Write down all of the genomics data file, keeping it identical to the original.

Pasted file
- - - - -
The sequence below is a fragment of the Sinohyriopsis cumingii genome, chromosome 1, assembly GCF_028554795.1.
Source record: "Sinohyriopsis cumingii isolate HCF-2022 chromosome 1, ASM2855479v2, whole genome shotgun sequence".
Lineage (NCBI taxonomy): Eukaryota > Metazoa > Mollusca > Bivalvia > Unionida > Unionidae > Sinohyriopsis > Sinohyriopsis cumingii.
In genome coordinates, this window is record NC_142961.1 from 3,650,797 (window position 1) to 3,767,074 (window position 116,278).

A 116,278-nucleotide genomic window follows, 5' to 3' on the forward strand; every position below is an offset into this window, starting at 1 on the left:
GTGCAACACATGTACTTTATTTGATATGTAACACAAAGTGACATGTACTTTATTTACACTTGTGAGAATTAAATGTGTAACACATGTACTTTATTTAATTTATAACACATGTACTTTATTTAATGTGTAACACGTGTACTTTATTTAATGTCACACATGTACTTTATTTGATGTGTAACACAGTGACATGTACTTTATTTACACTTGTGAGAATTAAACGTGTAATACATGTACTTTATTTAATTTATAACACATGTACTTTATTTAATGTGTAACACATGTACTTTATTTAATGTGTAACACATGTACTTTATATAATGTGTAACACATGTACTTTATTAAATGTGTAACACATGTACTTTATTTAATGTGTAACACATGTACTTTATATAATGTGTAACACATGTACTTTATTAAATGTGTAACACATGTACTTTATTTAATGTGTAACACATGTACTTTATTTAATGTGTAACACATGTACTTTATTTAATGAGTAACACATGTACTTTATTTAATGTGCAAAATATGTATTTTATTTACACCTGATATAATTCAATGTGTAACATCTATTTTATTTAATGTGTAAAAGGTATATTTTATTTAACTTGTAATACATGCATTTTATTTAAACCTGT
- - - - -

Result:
The sequence below is a fragment of the Sinohyriopsis cumingii genome, chromosome 1, assembly GCF_028554795.1.
Source record: "Sinohyriopsis cumingii isolate HCF-2022 chromosome 1, ASM2855479v2, whole genome shotgun sequence".
Lineage (NCBI taxonomy): Eukaryota > Metazoa > Mollusca > Bivalvia > Unionida > Unionidae > Sinohyriopsis > Sinohyriopsis cumingii.
In genome coordinates, this window is record NC_142961.1 from 3,650,797 (window position 1) to 3,767,074 (window position 116,278).

A 116,278-nucleotide genomic window follows, 5' to 3' on the forward strand; every position below is an offset into this window, starting at 1 on the left:
GTGCAACACATGTACTTTATTTGATATGTAACACAAAGTGACATGTACTTTATTTACACTTGTGAGAATTAAATGTGTAACACATGTACTTTATTTAATTTATAACACATGTACTTTATTTAATGTGTAACACGTGTACTTTATTTAATGTCACACATGTACTTTATTTGATGTGTAACACAGTGACATGTACTTTATTTACACTTGTGAGAATTAAACGTGTAATACATGTACTTTATTTAATTTATAACACATGTACTTTATTTAATGTGTAACACATGTACTTTATTTAATGTGTAACACATGTACTTTATATAATGTGTAACACATGTACTTTATTAAATGTGTAACACATGTACTTTATTTAATGTGTAACACATGTACTTTATATAATGTGTAACACATGTACTTTATTAAATGTGTAACACATGTACTTTATTTAATGTGTAACACATGTACTTTATTTAATGTGTAACACATGTACTTTATTTAATGAGTAACACATGTACTTTATTTAATGTGCAAAATATGTATTTTATTTACACCTGATATAATTCAATGTGTAACATCTATTTTATTTAATGTGTAAAAGGTATATTTTATTTAACTTGTAATACATGCATTTTATTTAAACCTGT